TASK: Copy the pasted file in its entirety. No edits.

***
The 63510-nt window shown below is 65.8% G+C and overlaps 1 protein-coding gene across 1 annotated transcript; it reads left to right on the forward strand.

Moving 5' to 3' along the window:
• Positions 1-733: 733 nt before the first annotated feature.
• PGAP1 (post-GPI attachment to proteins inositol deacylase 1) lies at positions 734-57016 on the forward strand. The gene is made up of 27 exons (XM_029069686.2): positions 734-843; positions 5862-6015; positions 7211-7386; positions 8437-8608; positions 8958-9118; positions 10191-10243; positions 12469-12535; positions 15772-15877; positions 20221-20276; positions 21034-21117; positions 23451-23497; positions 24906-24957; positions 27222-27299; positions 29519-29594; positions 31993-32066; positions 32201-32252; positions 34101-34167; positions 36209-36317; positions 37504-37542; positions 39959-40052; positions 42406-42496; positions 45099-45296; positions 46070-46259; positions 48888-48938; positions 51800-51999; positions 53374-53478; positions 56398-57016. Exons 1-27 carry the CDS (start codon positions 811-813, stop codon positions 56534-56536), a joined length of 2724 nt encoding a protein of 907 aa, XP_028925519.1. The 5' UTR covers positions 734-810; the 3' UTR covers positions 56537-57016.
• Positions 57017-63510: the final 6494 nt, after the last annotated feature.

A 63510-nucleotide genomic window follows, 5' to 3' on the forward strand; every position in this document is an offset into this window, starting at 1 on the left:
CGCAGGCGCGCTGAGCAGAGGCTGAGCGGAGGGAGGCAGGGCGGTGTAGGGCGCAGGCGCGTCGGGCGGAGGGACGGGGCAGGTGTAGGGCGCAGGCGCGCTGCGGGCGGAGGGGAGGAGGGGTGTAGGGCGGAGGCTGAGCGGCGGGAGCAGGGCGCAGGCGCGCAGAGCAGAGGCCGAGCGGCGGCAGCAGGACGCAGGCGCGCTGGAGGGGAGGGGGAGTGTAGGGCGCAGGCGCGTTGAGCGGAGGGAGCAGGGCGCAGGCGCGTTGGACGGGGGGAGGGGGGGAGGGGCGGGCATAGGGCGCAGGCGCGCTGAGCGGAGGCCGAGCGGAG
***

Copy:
The 63510-nt window shown below is 65.8% G+C and overlaps 1 protein-coding gene across 1 annotated transcript; it reads left to right on the forward strand.

Moving 5' to 3' along the window:
• Positions 1-733: 733 nt before the first annotated feature.
• PGAP1 (post-GPI attachment to proteins inositol deacylase 1) lies at positions 734-57016 on the forward strand. The gene is made up of 27 exons (XM_029069686.2): positions 734-843; positions 5862-6015; positions 7211-7386; positions 8437-8608; positions 8958-9118; positions 10191-10243; positions 12469-12535; positions 15772-15877; positions 20221-20276; positions 21034-21117; positions 23451-23497; positions 24906-24957; positions 27222-27299; positions 29519-29594; positions 31993-32066; positions 32201-32252; positions 34101-34167; positions 36209-36317; positions 37504-37542; positions 39959-40052; positions 42406-42496; positions 45099-45296; positions 46070-46259; positions 48888-48938; positions 51800-51999; positions 53374-53478; positions 56398-57016. Exons 1-27 carry the CDS (start codon positions 811-813, stop codon positions 56534-56536), a joined length of 2724 nt encoding a protein of 907 aa, XP_028925519.1. The 5' UTR covers positions 734-810; the 3' UTR covers positions 56537-57016.
• Positions 57017-63510: the final 6494 nt, after the last annotated feature.

A 63510-nucleotide genomic window follows, 5' to 3' on the forward strand; every position in this document is an offset into this window, starting at 1 on the left:
CGCAGGCGCGCTGAGCAGAGGCTGAGCGGAGGGAGGCAGGGCGGTGTAGGGCGCAGGCGCGTCGGGCGGAGGGACGGGGCAGGTGTAGGGCGCAGGCGCGCTGCGGGCGGAGGGGAGGAGGGGTGTAGGGCGGAGGCTGAGCGGCGGGAGCAGGGCGCAGGCGCGCAGAGCAGAGGCCGAGCGGCGGCAGCAGGACGCAGGCGCGCTGGAGGGGAGGGGGAGTGTAGGGCGCAGGCGCGTTGAGCGGAGGGAGCAGGGCGCAGGCGCGTTGGACGGGGGGAGGGGGGGAGGGGCGGGCATAGGGCGCAGGCGCGCTGAGCGGAGGCCGAGCGGAG